is not paperless.
“What we found surprised us a little,” Karen Dunn Lopez, the director of the Center for Nursing Classification and Clinical Effectiveness at the University of Iowa, said in a statement. “After two and a half years of continuous use, clinicians’ cognitive workload remained very high, and they still found the new EHR system more difficult to use than the prior paper- and computer-based hybrid system.”
This is sad.
I have had some limited experience using medical EHR software when I did some sleep dentistry and I found it very challenging. Much harder to use than dental software. It did not have to be this way.
Medical EHR systems were not designed by physicians. They were not designed with patient care in mind. They were not designed to facilitate workflow. They were designed to satisfy a “meaningful use” check list that politicians and bureaucrats thought was important.
From a Sesame Communications promotion:
• Online Appointment Booking: New and existing patients can quickly book appointments on your website that sync with your Dentrix PMS
• Virtual Waiting Room + Tap-to-Text: Deliver a safe and effective virtual waiting room experience for patients and staff
• Custom Design, Branding & Copywriting: Help your practice’s website stand out from competitors
• Virtual Consultation: Provide a basic, free consultation, before the first in-person visit with a prospective patient occurs
• SSL Certificate: Secure communication between your practice’s website and your patient’s internet browser
• Responsive Design: Your website will provide a great user experience across all device types including desktop, mobile, and tablet
• Live Backgrounds: Immediately capture the attention of visitors to your site with a beautiful, moving, site background
Your practice web site should not be a once in a lifetime experience just for new patients. A good dental website includes support for existing patients. In addition to the appointment booking and tap to text features shown above your website should also allow patients to fill out interactive forms (not just a pdf) check the time of future appointments and pay their bill.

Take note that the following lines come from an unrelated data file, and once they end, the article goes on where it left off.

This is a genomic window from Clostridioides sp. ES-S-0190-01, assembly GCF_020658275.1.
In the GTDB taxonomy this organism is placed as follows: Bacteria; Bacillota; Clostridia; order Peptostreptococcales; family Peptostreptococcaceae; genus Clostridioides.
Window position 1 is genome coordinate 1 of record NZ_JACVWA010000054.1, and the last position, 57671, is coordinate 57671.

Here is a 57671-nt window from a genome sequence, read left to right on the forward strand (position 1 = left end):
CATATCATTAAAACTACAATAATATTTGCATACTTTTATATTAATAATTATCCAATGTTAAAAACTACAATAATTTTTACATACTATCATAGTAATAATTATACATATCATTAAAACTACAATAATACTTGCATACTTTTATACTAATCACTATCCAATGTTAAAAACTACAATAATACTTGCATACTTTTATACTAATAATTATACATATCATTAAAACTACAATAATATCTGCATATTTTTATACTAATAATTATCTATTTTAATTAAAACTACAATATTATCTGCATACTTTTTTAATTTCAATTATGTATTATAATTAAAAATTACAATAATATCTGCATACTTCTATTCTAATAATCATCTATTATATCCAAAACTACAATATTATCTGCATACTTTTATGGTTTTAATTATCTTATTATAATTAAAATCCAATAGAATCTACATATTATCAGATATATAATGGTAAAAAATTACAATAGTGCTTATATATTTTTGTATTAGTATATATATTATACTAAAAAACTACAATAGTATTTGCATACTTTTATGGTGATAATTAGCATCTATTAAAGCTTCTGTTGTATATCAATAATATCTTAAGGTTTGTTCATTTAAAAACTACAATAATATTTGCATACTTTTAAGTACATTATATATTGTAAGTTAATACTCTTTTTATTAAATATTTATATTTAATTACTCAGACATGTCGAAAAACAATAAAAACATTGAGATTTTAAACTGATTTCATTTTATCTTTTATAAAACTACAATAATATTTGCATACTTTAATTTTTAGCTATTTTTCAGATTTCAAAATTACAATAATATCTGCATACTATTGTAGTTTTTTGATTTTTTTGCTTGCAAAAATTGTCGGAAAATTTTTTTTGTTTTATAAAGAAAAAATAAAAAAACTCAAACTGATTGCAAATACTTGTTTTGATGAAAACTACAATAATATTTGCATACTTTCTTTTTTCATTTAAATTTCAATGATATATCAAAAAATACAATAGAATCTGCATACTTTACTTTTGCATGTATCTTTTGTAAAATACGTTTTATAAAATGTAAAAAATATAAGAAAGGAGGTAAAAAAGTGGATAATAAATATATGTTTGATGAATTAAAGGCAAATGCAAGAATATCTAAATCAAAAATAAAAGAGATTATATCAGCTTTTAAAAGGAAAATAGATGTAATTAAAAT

From AZDA Inscriptions:
e-Prescribing can reduce errors. Pharmacists are no longer deciphering handwriting. Phone calls, missed calls and voicemails no longer add steps to the process and the potential for your patient’s prescription getting lost or delayed during the game of “Telephone”
Mandates are in place or on the way to requite eRx for all controlled substances. However the linked article makes a great case that all Rxs should be electronic. I agree.
SO MANY ROBOTS work at Changi General Hospital in Singapore that until recently it wasn’t uncommon to find two delivery bots sitting in a hallway or outside an elevator in a standoff.
I concede it will be necessary for robots to interact with each other.
MORE IMPORTANTLY I would like our applications to interact with each other. This is called interoperability. It is almost nonexistent in dentistry. It is outrageous that we can still not transfer an electronic dental record from one office to another.
When a new patient walks into Dr. Retro’s office, the first thing that happens is Judy, the receptionist, hands the patient a stack of forms, a scuffed-up clipboard, and a pen tied onto the clip with dental floss.
“Fill these out,” she says to the patient, “and be sure and sign every page.”
Eventually, Judy collects the forms and while the patient waits she starts typing the patient’s name and other data into the computer. Then, the forms go into a chart. They are the first entry in what will soon become a mass of paper.
There is a better way.
It is possible to gather all the data online away from the office in such a manner that the patient does not need to be in the waiting room, does not need to touch anything and the team member does not need to touch a clipboard or even touch the keyboard. In fact the team member does not need to be in the office, he/she could be working from home.